Basic Badminton Rules
Learn How to Play Badminton in Minutes!

Basic badminton rules to help you and your kids enjoy a fun, simple game that’s a classic for players of all ages. Learn how to play badminton in minutes!

Object

Badminton is a racket game played by 2 people (singles), but it can also be played by 4 people (doubles). The object is to hit a birdie over the net and into the opponent’s court in such a way that it can’t be returned. 

Playing Area

The standard badminton court dimensions are a rectangle 20 feet wide and 44 feet long. A 2 ½ foot-high net is stretched across the playing area at half-court.

The top of the net measures 5' 1" from the floor.

Competitive badminton is best played on an indoor court where the wind can't affect the flight of the birdie. However, for strictly recreational purposes, it's a very popular backyard game that can be played outdoors just fine.

basic badminton rules

Badminton court diagram

Equipment

You need a badminton racket, a shuttlecock (or birdie), and a net.

Duration

A badminton game is played to 15 or 21 points. Players decide before the game begins what they will play to.

The first player to reach 15 or 21 is the winner.

A match usually consists of the best of 3 games.

Starting Play

Players toss a coin to see who will serve first. The winner of the toss is the first server. The server begins the game by hitting the birdie over the net to the receiver.

A birdie landing on a line is considered inbounds.

If a birdie touches the net during the regular course of play (aside from the serve) and passes over it properly, it’s considered a good hit and is still in play.

If a player has a chance of striking the birdie with a downward motion near the net, his opponent can’t put up his racket to block it or interfere in any way.

Basic Badminton Rules

Serving

The server starts in his right hand service court and serves from the right side when his score is "0" or when he has scored an even number of points. The serve is delivered from the left-hand service court when the server has scored an odd number of points.

Both players change service courts after each point has been scored.

The server drops the birdie so that his racket strikes it in an underhand position. Both of the server’s feet must be touching the ground in the appropriate service court. The serve should land in the court diagonally opposite the server on the opponent’s side of the court. If the server misses the birdie, it is not a fault.

Scoring

Only the serving side can win a point.

A player is "in" while serving and "out" while receiving. When the server during the play causes the “out” player to commit a fault, the server wins a point.

When the receiver ("out" player) during a play forces the "in" player to commit a fault the "in" player loses the serve and the "out" player then becomes the server.

Faults

A fault is an infringement that ends a rally. If the server commits a fault, the service goes to his opponent. If the receiver commits a fault, the server wins a point.

Service Faults - It’s a service fault if, on the serve:

  • the server hits the birdie above his waist.
  • the racket head is not completely below the level of the hand holding the racket.
  • the server's feet are not in the correct service court (they can’t touch the lines).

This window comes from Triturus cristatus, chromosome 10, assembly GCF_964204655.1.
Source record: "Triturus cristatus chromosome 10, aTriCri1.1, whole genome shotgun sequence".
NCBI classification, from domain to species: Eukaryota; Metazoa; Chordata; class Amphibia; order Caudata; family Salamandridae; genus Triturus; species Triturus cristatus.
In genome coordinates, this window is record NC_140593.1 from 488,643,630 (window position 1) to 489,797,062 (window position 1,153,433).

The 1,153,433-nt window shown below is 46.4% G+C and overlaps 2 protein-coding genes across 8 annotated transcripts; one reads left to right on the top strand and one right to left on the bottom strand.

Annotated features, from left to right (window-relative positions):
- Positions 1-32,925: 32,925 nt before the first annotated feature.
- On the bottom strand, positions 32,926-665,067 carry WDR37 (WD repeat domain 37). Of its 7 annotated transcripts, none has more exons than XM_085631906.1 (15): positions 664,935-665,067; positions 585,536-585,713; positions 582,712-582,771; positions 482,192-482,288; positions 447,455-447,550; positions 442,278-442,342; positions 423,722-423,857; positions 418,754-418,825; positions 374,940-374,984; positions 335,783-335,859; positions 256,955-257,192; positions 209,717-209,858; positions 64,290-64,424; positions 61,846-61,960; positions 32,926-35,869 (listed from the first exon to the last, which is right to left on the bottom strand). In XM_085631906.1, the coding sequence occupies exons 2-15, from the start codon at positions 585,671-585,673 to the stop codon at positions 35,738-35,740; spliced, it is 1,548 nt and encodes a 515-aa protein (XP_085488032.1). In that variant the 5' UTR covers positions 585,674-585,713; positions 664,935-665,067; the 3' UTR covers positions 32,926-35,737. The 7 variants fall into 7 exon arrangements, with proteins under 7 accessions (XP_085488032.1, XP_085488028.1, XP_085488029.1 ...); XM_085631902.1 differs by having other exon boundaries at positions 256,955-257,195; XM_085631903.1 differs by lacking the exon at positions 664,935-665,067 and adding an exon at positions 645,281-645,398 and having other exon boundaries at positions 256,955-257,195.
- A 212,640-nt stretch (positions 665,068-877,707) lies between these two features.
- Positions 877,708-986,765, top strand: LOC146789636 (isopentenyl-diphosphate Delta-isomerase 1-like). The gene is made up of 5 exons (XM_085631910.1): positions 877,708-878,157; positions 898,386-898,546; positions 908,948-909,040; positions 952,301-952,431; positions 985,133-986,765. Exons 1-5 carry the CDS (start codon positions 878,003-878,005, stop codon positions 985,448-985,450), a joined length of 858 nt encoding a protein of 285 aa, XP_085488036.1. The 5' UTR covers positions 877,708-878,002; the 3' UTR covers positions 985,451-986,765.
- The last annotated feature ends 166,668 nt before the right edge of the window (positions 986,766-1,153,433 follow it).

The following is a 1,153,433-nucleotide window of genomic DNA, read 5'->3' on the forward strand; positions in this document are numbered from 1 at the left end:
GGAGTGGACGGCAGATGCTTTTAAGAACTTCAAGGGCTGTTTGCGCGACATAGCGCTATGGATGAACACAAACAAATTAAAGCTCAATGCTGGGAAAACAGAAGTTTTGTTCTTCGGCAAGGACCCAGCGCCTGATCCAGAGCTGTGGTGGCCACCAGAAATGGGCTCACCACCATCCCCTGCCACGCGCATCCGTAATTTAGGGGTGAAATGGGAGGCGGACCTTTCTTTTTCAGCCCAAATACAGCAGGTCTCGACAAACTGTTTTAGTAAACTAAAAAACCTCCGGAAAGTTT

• both the server's feet are not touching the ground.
  • the server attempts to fake the serve.
  • the receiver isn’t standing in the correct service court.
  • the receiver moves before the birdie is hit.
  • the birdie lands outside the correct service court. It should land in the court diagonally opposite to the server.

General Faults - It's a fault if:

  • the birdie lands outside the court.
  • the birdie doesn't make it over the net.
  • a player is hit by the birdie.
  • a player hits the birdie twice on a shot.
  • the birdie is hit before it crosses the net.
  • a player touches the net while the birdie is in play.
  • the birdie is caught on the racket head and slung instead of hit.
  • a player obstructs his opponent.

Basic Badminton Rules

Lets

A let causes a play to be redone. It occurs when:

  • the birdie touches the net and goes over into the proper service court.
  • the server serves from the wrong court.
  • the receiver hits the serve while standing in the wrong court.
  • opponents commit faults at the same time.
  • the birdie is caught in the net after passing over it.

Modifications

Sometimes it's difficult for little kids to hit the small birdie with the little head that a badminton racket has.

Depending on the number of players, skill level, available equipment, or the size of your playing area, you can modify the basic badminton rules to fit your needs.

Here are some modifications you can make that might help the game be more fun for everyone:

Jumbo size racket or paddle with a big head and short handle

Two-in-One Game Set
Smash-Minton Set

Jumbo size birdie

US Games Big E Birdies

Lower the net or don't use one at all

Play in the dark

Dark Night LED Badminton Shuttlecock Birdies

See-in-the-dark birdies

Try Speedminton (cross between badminton, tennis, and racquetball)

Speedminton Fun Set

Arrange hula hoops or other targets inside the court area and earn points by hitting the birdie so it lands in the target areas

hula hoops

Allow players more than one hit to get the birdie over the net

These are just a few ways you can change the basic badminton rules to fit your needs. You can probably think of others.

See more fun kids activities that include racket games...

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